For three months every other year, Columbus, Indiana, welcomes a series of installations by renowned and emerging architects and designers created in response to its built environment. The initiative is part of Exhibit Columbus, a program of Landmark Columbus Foundation that makes Columbus’ design legacy relevant by producing projects and events that celebrate and inspire investments in architecture, art, and design. For their 2020–2021 symposium and exhibition cycle, co-curators Iker Gil and Mimi Zeiger, along with the invited participants, explored the future of the center of the United States and the regions connected by the Mississippi Watershed. Titled New Middles: From Main Street to Megalopolis, What is the Future of the Middle City?, the cycle speculated on the heartland, an ecology stretching beyond political borders—from North to South—from the Canadian Border to the Gulf, and from East to West—from Appalachia to the plains.
To visualize this vast territory and to place Columbus in context of the Mississippi Watershed, Iker and Mimi established the role of the Photography Fellows, inviting New Orleans-based Virginia Hanusik and Minneapolis-based David Schalliol to document parts of Columbus and the Mississippi Watershed from social, economic, and environmental perspectives. The result of that exploration was presented this past fall along with the work of the recipients of the J. Irwin and Xenia S. Miller Prize and University Design Research Fellowship, as well as the High School Design Team, with environmental design and wayfinding by Jeremiah Chiu of Some All None.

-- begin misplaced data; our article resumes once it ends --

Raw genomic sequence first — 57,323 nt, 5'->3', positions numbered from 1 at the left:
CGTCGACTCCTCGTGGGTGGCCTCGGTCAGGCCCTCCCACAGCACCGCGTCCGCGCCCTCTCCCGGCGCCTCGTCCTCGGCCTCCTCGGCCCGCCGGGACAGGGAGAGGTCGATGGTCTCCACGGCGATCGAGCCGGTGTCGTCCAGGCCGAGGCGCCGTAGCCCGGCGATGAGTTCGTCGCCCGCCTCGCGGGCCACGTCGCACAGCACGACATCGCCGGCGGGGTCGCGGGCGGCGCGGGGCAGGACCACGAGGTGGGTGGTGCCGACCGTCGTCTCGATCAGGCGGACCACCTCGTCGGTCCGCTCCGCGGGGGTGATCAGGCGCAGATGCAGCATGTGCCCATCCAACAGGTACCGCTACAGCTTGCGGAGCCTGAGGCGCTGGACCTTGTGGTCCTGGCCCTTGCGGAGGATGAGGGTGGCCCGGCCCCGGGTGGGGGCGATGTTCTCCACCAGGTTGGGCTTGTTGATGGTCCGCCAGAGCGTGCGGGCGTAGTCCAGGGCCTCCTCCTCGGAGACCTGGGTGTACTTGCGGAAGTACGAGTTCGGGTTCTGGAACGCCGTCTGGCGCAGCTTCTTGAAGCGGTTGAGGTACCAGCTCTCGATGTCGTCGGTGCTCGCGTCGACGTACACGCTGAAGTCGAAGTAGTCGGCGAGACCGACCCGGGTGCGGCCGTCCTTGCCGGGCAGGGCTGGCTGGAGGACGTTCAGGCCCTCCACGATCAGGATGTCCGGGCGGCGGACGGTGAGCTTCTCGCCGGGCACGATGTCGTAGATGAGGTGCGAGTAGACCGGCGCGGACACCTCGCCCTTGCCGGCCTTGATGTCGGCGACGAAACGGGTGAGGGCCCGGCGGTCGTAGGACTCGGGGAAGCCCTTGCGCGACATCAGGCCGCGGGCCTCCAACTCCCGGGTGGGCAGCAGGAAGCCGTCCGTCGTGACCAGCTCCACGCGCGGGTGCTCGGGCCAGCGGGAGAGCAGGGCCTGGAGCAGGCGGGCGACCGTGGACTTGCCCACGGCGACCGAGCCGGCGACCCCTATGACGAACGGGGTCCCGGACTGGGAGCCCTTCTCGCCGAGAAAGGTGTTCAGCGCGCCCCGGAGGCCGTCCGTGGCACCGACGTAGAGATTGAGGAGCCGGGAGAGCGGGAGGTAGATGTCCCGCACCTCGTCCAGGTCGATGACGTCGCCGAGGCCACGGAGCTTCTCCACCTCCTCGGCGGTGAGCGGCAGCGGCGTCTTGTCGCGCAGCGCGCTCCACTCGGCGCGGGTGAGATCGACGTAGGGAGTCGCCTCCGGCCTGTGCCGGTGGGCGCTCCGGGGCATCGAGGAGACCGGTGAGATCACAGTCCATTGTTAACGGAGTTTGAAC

Now that the 2020–2021 cycle is complete, Iker Gil talked to David Schalliol about the work he produced during his fellowship, how he approached the watershed, and his takeaways.
IG: How did you approach the fellowship?
DS: The fellowship provided me the opportunity to link new work with more than twenty years of my photographic and sociological projects made throughout the Mississippi Watershed. One of the many remarkable attributes of the watershed is that it is unimaginably vast and varied. As we think about the watershed in relationship to New Middles, we are talking about everything from agricultural centers turned innovation hubs to desert ghost towns to industrial powerhouses. The issues that created and affect these places are so heterogeneous that trying to address them all seems impossible except to say something uselessly broad, like “they all need water,” or “they are in North America.” But as a photographer and a sociologist, I wanted to work towards a larger conceptual framework.